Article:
If you have a Skype interview with Saif Shehata in the late evening, you will see him through his smart-phone camera walking relaxedly through the corridors of his institute seeking a quiet place for an interview. He is based at the Nestle Institute of Health Sciences, within the campus of the Swiss Federal Institute of Technology in Lausanne (EPFL). The bearded Egyptian then enters into a question and answer session with his deep, warm voice, weighing up exactly what he says. Between questions he excuses himself for a couple of minutes, dropping back into the lab where he has to tend to an experiment. He seems to be the kind of quiet worker who obviously can’t be fazed by anything.
One more year, and he will earn his PhD in biochemistry, says the 28-year-old. In order to achieve this, he often spends evenings with a pipette and test-tube in the lab. Shehata’s field of study is in so-called protein kinases, which are enzymes responsible for transmitting vital signals in the cells of our body. They are important for nutrition and for the healthy functioning of our organs. “There is evidence that dysfunctions of the protein kinase I am working on are associated with mental disorders.” According to Shehata, there are around 500 kinases in our body that we know of. He is doing research into one of them which is largely unexplored.
And when he earns the title of doctor? Is he going to work for Nestlé, the Swiss company financing his PhD research? “No, probably not. I have learned a lot from my stay here, and I feel I want to experience a different area and apply what I have learnt somewhere else. What’s more, in my field it’s better if you gain experience from several labs before settling down.“ He could imagine going to Sweden next, because his wife – also an Egyptian - has a large part of her family in Sweden, who emigrated there 40 years ago. Or perhaps return to Cairo? “I honestly don’t know yet. I feel I want to be close to my family in Cairo, but there’s always the political situation to think about, and whether I find a suitable job!“
Shehata prefers to keep out of politics. He used to think the Arab Spring was a good thing. Meanwhile he’s changed his mind. “So many people have been killed. I’m not sure if it was all worth it. I don’t think this is a good way to change a society for the better.“ Ten years ago in Cairo, when he started studying pharmacy and biotechnology at the German University, ex-President Mubarak was still in power and the political situation relatively stable. Back then he had made exact plans for his career. “But then things turned out very differently, so I stopped trying to plan everything in detail.“
After he had spent one and a half years at Uni in Cairo, his father suggested that he continue his studies in Germany – Shehata’s step-mother is German, which is why Shehata had already been there several times. The Applied Biology Program at the H-BRS caught his eye because it is held in English. Shehata learned some German while at H-BRS, although he speaks Arabic and English fluently, as well as some French he learned in Switzerland. So that’s how he came to the Rhineland. “I had to start my studies again from scratch, even though I already had several credits from courses in Cairo – I already knew quite a lot about several first year courses.“ However, that had a pleasant side-effect: he was soon exempt from these courses, and was able to give extra lessons to fellow students in his own year and was employed by the Uni as a tutor. “That was a lot of fun for me.“ Perhaps because of his commitment, and the excellent grade of 1.2 in his Bachelor’s degree, Shehata received an advancement award from the DAAD.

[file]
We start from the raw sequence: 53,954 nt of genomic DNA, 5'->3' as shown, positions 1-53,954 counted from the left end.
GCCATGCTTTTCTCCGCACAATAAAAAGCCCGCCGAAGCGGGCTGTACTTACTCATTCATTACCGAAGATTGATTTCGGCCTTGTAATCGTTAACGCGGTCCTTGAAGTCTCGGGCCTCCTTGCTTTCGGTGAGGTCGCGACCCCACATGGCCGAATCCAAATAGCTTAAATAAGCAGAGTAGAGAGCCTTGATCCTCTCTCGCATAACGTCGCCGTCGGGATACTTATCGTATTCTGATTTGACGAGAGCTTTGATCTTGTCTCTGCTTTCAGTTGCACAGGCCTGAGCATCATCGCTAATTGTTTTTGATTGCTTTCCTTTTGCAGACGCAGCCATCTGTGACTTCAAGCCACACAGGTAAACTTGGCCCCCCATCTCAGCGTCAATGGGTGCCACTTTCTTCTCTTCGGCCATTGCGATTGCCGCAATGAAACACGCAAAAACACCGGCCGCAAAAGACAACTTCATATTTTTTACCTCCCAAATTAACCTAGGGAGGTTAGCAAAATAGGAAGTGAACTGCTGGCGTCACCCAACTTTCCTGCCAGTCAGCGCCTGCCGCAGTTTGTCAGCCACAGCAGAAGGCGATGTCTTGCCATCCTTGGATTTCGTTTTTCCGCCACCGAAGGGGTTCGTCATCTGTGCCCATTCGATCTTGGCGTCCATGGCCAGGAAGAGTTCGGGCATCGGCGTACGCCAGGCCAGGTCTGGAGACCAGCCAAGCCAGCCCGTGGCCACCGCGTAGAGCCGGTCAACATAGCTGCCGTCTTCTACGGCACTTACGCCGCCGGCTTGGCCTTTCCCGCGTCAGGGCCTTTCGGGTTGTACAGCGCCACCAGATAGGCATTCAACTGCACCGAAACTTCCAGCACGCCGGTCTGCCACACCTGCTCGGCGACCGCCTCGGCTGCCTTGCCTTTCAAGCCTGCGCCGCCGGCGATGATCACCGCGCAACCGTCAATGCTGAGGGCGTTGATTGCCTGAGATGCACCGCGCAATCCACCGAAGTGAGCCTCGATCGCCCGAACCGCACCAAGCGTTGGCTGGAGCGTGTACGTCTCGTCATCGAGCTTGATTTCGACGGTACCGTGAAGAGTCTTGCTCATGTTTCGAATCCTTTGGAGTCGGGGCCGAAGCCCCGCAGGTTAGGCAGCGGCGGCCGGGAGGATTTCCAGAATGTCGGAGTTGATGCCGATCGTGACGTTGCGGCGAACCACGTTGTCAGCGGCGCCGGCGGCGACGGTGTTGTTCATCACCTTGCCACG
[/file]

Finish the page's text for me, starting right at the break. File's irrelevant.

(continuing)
The young researcher remained very focused in everything he does. Apart from his studies at the H-BRS he didn’t do much. “I spent a lot of time in the library, very often with two close friends - one from Pakistan and the other from Jordan.“ He still did a bit of Taekwondo, which he had learned from an early age. For that he went to Bad Godesberg in the evenings to a trainer from Morocco, whom his father (an Egyptian Taekwondo master) used to know, and managed to earn himself a Gold medal in the Bonn-Prix Cup in 2008.
In the final year of his Bachelor’s degree he moved to a partner Uni of the H-BRS in Dundee to continue his double Bachelor’s degree in molecular genetics, followed by a Master’s in Biochemistry. “The program in Dundee was highly regarded technically, but actually studying in Bonn was more fun because more focus was given to teaching, whereas in Dundee research got the highest priority “ That is why Saif Shehata was also more than glad to come back to visit the H-BRS in September 2015 for the Alumni-Day.
After Scotland came Switzerland. “At the end of my PhD, I will have been here for four years - the longest time I’ve spent anywhere outside Egypt!“ The cosmopolitan, who has already had contact with so many countries, does not intend to stay there. Whether he settles down in Sweden, or returns to Cairo in the long term, remains to be seen. Whatever he decides will be for a good reason: his wife and two-year-old son.
Text: Jan Berndorff